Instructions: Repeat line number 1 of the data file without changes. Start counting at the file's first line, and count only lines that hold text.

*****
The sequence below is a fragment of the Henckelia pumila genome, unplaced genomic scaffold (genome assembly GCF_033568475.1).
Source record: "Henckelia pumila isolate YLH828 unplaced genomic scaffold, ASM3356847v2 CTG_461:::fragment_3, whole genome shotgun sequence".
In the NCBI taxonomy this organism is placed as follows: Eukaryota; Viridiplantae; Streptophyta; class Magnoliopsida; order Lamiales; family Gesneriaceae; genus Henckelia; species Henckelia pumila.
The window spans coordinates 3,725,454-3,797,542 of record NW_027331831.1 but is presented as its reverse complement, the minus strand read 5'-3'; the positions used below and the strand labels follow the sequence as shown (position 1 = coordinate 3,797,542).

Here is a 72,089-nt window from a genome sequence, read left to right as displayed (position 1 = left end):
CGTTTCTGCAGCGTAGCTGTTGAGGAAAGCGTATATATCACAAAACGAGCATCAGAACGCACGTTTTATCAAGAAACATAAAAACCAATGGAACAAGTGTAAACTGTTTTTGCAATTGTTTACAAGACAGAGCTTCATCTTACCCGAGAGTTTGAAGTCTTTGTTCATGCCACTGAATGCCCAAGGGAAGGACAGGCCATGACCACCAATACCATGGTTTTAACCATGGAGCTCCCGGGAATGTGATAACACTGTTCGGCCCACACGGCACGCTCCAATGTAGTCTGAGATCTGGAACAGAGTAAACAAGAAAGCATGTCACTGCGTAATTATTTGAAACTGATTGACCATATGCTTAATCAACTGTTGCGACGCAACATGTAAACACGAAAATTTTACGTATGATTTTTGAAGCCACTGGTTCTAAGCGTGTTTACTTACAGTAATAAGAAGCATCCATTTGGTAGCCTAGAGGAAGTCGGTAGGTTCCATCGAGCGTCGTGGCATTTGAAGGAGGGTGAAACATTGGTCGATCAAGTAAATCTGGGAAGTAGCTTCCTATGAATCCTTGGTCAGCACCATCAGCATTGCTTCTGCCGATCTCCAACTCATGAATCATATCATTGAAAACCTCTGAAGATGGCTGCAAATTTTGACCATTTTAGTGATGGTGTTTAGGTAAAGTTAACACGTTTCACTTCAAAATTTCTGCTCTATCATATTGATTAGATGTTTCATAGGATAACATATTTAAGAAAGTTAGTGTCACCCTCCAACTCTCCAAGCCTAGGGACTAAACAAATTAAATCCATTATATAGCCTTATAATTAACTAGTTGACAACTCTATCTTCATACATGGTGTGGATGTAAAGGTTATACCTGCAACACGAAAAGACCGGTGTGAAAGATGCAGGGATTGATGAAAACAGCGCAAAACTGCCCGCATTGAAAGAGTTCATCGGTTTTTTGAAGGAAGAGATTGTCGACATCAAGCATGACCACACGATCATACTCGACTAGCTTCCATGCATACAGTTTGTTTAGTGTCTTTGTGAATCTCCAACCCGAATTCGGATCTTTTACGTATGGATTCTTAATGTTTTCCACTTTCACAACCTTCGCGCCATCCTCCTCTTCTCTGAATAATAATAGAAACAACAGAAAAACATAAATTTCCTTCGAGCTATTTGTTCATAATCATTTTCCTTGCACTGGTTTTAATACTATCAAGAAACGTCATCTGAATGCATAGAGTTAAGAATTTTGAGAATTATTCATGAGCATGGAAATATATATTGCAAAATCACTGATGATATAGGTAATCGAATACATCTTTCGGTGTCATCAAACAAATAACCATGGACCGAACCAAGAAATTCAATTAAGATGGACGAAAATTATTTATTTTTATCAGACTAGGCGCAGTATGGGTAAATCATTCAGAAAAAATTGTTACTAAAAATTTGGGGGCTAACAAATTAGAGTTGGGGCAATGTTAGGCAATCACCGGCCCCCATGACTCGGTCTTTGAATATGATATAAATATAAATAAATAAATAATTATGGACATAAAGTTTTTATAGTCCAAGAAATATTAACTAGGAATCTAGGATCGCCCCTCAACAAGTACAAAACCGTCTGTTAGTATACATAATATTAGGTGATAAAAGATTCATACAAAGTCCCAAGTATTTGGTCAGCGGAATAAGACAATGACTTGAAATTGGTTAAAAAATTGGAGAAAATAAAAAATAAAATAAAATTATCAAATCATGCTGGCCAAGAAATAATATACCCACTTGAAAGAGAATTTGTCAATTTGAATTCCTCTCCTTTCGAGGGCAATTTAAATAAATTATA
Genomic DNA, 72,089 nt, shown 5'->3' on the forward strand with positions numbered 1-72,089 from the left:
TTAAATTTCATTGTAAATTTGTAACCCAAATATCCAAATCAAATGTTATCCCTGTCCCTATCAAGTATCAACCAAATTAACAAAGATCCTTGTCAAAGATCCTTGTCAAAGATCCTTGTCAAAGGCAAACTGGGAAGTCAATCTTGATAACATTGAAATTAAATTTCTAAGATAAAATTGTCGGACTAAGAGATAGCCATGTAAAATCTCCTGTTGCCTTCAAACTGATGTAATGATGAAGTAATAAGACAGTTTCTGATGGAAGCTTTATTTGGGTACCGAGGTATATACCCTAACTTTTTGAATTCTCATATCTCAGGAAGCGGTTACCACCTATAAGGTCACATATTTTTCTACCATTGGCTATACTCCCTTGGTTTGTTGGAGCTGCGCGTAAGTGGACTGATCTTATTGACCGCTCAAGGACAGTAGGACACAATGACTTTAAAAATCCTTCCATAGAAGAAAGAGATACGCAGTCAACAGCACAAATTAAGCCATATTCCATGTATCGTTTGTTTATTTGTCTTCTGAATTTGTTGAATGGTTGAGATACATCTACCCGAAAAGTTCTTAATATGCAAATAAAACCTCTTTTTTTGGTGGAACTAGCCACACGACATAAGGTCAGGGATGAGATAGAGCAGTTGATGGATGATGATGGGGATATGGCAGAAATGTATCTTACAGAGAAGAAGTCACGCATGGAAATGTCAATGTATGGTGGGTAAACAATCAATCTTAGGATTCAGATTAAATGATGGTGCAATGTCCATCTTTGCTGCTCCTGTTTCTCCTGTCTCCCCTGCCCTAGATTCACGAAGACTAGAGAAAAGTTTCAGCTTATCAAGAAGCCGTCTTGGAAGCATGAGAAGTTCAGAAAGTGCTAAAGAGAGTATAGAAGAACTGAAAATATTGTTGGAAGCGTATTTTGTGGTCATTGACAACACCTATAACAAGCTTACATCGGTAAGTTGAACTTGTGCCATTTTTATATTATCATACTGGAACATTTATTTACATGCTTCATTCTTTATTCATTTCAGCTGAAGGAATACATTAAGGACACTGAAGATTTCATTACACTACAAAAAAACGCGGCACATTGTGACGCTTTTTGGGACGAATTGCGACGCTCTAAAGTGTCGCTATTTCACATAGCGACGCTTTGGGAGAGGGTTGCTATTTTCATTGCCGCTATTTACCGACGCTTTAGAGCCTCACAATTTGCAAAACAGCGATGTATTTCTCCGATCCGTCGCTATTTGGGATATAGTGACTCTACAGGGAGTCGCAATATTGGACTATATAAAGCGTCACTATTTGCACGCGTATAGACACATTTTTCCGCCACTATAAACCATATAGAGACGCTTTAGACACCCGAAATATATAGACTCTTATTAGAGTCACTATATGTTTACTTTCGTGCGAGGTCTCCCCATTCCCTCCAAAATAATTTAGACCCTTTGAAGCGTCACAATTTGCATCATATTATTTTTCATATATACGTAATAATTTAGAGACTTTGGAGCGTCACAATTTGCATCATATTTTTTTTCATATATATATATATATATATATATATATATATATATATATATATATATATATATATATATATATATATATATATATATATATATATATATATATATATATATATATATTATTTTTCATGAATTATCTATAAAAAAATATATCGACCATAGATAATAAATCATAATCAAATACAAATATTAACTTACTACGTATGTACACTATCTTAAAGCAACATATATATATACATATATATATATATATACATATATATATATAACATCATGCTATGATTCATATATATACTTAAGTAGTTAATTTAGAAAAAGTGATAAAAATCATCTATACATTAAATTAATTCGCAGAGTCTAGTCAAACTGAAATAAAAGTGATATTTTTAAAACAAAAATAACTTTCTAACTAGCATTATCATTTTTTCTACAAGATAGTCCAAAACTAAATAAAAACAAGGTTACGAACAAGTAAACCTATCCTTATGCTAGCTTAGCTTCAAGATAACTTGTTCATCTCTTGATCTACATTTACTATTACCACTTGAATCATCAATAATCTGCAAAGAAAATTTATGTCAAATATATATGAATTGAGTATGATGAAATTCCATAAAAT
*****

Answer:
The sequence below is a fragment of the Henckelia pumila genome, unplaced genomic scaffold (genome assembly GCF_033568475.1).